Regeneration literally means ‘making wildlife again’. The pristine wilderness without human influences would no longer exist. This has consequences for our climate, for our biodiversity, for our plants and for our animals. Can we solve major crises by giving nature more space? How can rebuilding contribute to addressing climate change and biodiversity loss? Liesbeth Bakker is investigating this in her role as a professor with a special assignment in Environmental Reconstruction. Her chair was made possible in part by NIOO-KNAW and Rewilding Europe, an organization that manages nine regions across Europe of more than 100,000 hectares to put the rebuilding into action.
Giving more space to natural processes
Reconstructing ecology, what exactly is it? Liesbeth Bakker: “I always describe it as giving more room for natural processes.” This starts with something small. If you lift a slab from the garden and watch the plants that appear, you already have a small rewinding project.
Reconstruction looks to the future and focuses on what is possible. So do not wait for existing nature to deteriorate, but do something. Packer cites the river room project as an example. More river space was created in this project. For example, embankments are not raised, but moved inland. This widens the floodplain and gives the river more surface area. There is also more surface area for higher water absorption. This reduces the risk of flooding. For example, resettlement can contribute to mitigating the effects of climate change. “These kinds of initiatives fit very well with the rebuilding mindset. But also water as climate dampeners, of course. How do you conserve water in times of drought?”
Wild cat and big herding
Allowing animals to return to nature is another example of this natural process. According to Becker, the Netherlands is very small and densely populated for wild animals. “You see him now with the wild cat in southern Limburg. There is only room for that. The animals often find their way to live with us.” The wild cat makes high demands on its habitat. The presence of feral cats shows that the area operates ecologically. There is food, shelter, nature, space, peace and brutality. And if the area is good enough for wild cats, then so are many other species.
Introducing large grazing animals somewhere, yes or no? Before the responsible people make a decision about this, they first want to know: What’s the point? This is where Liesbeth Bakker and her research team came to the rescue. “Right now we do a lot of measurements in all kinds of nature reserves. Because only then can you prove the consequences of a particular choice.”
The presence of large grazing animals can reduce the risk of wildfires. “Big shepherds can tend everything a little more, so that there is less combustible material in the forest. This way we can combine wild nature and fire prevention well.” This also makes natural areas more climate-resistant, because drier summers often cause wildfires.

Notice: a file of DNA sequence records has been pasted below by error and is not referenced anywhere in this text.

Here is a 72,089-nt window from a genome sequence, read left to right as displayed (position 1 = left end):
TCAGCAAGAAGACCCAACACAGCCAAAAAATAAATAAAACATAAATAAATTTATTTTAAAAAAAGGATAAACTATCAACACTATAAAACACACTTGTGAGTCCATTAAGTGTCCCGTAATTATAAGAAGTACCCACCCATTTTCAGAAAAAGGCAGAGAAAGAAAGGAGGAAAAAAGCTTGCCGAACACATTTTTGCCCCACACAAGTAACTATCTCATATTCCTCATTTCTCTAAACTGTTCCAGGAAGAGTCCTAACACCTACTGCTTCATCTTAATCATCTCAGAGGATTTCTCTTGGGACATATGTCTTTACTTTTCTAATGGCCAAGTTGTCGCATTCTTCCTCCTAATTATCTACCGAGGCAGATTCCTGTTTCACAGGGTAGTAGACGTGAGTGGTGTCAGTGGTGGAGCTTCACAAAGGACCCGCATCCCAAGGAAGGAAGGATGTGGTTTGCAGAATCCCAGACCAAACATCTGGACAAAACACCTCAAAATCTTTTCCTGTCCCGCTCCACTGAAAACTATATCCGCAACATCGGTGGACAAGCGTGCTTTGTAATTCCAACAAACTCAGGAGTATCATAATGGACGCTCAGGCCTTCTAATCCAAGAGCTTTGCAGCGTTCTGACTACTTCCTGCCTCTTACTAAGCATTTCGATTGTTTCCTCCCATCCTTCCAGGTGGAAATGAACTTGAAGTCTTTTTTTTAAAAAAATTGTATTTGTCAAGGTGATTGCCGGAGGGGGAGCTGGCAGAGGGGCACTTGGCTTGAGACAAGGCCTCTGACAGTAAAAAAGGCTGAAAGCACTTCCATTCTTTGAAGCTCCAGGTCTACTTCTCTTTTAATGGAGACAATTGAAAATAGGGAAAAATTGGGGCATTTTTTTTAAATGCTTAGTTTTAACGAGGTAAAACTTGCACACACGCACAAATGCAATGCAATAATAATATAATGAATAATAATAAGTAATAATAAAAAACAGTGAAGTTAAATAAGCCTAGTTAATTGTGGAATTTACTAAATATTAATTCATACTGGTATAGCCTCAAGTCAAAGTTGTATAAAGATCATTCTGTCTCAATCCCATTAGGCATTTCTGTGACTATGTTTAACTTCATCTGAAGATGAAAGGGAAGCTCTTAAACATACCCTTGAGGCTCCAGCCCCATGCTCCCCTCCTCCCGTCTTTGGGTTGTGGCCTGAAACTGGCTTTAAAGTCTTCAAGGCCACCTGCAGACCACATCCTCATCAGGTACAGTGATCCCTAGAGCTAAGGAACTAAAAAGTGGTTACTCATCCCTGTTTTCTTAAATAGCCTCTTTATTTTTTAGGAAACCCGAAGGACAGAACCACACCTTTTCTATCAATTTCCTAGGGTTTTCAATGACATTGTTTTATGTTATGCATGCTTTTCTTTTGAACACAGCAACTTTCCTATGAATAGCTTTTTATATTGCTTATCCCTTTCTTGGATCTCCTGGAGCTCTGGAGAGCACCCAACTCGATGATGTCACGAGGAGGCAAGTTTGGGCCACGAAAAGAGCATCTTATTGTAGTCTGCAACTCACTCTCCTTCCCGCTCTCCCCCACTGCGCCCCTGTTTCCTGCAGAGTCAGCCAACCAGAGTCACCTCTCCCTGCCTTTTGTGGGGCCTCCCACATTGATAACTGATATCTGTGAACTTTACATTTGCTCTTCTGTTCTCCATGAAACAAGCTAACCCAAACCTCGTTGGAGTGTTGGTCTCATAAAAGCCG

Come and fly by yourself
Sometimes a guide is not necessary. Packer mentions the sea eagle as an example. There has been a lot of debate: Should we reintroduce this bird or not? “While the discussion was going on, they themselves traveled to breed at Oostvaardersplassen.”
According to Packer, recreation is still possible in the world of rewinding. “People are flock animals, so they usually stay on the trails. Rebuilding is also about trusting that nature can take care of itself. Of course you can take some action if too many people come somewhere or if they disturb the nesting birds. Sometimes you want to protect Animals are humans. But it’s important that we really get the chance to enjoy nature and the animals that live there.”
Nature restoration at Marker Wadden
Giving space to natural processes sometimes means an entirely new ecosystem. A good example is the natural Marker Wadden Islands. These five islands were established in Markermere from 2016 to 2021.
Because of the basalt embankments along the Markermeer, necessary for flood protection, the gradual transitions between land and water have disappeared. This means that the variation in plants and animals has decreased. As islands are built, there are more transitions between land and water and variation in water depths, with shallow waters and deep waters. These shallow, wet riverine areas are important for bird and fish species. For example, shallow waters between islands provide many swamp vegetation. This creates a good spawning area for different fish species.
Laughing tern and pair of ice ducks cuddling
Contrary to all expectations, new varieties were also introduced, says Bakker enthusiastically. Like the 2020 breeding Laughing Tern, a species that last raised chicks in the Netherlands in 1958. And two long-tailed ducks. “This is very special. Because the name says it all: Usually this duck goes north to breed. But the long-tailed duck stayed on Marker Waden.”
“You often see surprises when you let nature take its course,” says Liesbeth Bakker. “Rebuilding is really promising. We should not go back to the nature of the past, but above all look forward. And make way for nature!”
Text: Myriam Cruz, Atlas of the Living Environment
Photo: Eve Adams. Hans Decker, Saxifraga; Perro de Jong, NIOO-KNAW; Bart Fastinho, Saxifraga
Map: Atlas of the Holocene